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Aziola Cry

Interviewed by Julie Knispel
Interview with Jason Blake of Aziola Cry, from 2008
MSJ: This interview is available in book format (hardcover and paperback) in Music Street Journal: 2008  Volume 5 at

In a nutshell, how did you get your start as a musician?
I began with piano lessons when I was a kid and played up to high school when I began messing around with the guitar and eventually bass. My studies continued through college concentrating on the upright bass while I was playing the electric bass in bands. Eventually, I began getting interested in the electric bass as a solo instrument and learned of the Chapman Stick. About ten years ago I bought my first Stick and decided to devote my playing to this touchstyle technique. This leads me to today where I am now playing a Warr Guitar which is, in my opinion, the ultimate instrument for me and my playing.
MSJ: Can you tell us a little bit about how Aziola Cry came together?
I had written some material that didn't fit right with the band that I was playing with at the time and decided to form a new band to play these songs. Mike joined after answering an ad that I placed in a local paper. Tim, the original drummer was a longtime friend of mine, but he was living in the Detroit area. He joined with the thought that when we found someone local, he would step down. We found Tom who joined us last summer. When the current lineup played music for the first time together, I realized that this was the sound this band was supposed to have.
MSJ: What would you say are the biggest influences on the band's sound/style?
Musically speaking, I’d say that my writing has been most influenced by the bands that I have played in leading up to Aziola Cry. This band is the culmination of playing with a lot of different people and writing music for each of the bands over the years and taking the best of what I liked from each of them. I have always been infatuated with the darker elements in life so the music takes on that feel. It also can be found in the artwork, titles and overall style of the band.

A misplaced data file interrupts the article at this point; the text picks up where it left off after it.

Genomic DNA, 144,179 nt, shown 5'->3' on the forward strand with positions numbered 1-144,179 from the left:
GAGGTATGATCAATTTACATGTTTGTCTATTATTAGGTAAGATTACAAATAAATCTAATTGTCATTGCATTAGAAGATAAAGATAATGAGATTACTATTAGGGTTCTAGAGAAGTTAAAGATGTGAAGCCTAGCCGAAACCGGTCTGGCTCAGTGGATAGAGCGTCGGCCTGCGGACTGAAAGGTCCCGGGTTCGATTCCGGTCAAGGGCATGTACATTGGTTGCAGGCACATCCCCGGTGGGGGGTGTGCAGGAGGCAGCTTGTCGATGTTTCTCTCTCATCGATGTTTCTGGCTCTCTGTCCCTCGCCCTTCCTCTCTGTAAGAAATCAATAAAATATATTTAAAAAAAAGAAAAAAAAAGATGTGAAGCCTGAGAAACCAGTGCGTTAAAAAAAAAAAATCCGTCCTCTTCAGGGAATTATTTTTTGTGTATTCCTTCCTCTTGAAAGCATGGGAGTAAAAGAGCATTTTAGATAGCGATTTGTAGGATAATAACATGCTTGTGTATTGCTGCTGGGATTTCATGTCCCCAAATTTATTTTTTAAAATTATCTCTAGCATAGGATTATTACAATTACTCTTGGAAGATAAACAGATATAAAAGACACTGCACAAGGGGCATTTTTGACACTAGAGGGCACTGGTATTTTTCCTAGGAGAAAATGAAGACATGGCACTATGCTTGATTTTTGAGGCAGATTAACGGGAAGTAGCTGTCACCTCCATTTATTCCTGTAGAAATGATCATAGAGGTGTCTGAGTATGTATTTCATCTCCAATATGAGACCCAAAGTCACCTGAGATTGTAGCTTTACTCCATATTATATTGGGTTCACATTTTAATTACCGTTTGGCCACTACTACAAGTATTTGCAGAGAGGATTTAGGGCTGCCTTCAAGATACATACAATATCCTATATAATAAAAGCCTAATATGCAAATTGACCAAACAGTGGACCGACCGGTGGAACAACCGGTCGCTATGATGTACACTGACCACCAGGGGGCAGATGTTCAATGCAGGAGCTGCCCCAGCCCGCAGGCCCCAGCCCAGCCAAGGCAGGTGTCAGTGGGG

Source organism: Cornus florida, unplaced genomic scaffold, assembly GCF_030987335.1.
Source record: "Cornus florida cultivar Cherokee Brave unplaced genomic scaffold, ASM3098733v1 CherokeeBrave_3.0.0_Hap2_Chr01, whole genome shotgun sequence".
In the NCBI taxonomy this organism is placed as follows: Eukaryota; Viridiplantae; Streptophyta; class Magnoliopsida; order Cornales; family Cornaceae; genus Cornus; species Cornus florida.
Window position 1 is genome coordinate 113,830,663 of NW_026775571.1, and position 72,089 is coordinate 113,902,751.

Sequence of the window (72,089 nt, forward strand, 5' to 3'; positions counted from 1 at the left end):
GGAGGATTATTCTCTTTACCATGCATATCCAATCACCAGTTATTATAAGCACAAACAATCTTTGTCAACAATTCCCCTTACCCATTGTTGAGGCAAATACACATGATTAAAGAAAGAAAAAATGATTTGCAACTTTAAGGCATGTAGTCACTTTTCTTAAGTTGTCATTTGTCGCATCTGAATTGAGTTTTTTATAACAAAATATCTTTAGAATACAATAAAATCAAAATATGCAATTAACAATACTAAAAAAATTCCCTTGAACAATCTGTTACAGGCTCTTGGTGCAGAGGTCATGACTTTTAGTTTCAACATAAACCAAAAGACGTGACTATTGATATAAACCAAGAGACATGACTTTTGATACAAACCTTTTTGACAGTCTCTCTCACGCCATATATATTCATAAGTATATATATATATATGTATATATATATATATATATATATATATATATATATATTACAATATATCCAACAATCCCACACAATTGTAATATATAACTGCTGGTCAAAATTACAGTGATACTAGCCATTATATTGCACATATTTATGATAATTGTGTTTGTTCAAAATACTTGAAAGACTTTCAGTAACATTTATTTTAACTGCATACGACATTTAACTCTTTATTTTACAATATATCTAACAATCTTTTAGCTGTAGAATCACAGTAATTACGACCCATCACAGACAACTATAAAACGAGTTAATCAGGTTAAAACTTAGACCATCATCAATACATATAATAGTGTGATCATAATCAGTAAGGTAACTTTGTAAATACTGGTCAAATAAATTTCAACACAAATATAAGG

MSJ:  How do you feel about being 'labeled' a progressive rock group? Do you feel it limits you in any way?
Although I don’t necessarily believe in labels, I listen to a lot of progressive music so being thought of as progressive rock doesn't bother me at all.
MSJ: Was there any preconceived 'design ethos' for the band's music? That is, was the band formed to give voice to the music, or is the material a synthesis of the individual contributions of each musician organically?
I’d say that it is a little bit of both. I create an initial storyline for the music to follow, like a movie or book synopsis. From there I create the “chapters” of the story which are the song titles and then begin writing music to match the feel of the titles. Once I have written all the music, I hand scratch tracks over to the guys and they create their parts over the top of everything. So, while it starts with the band giving voice to the music, it ends with the individual contributions really shaping the final product.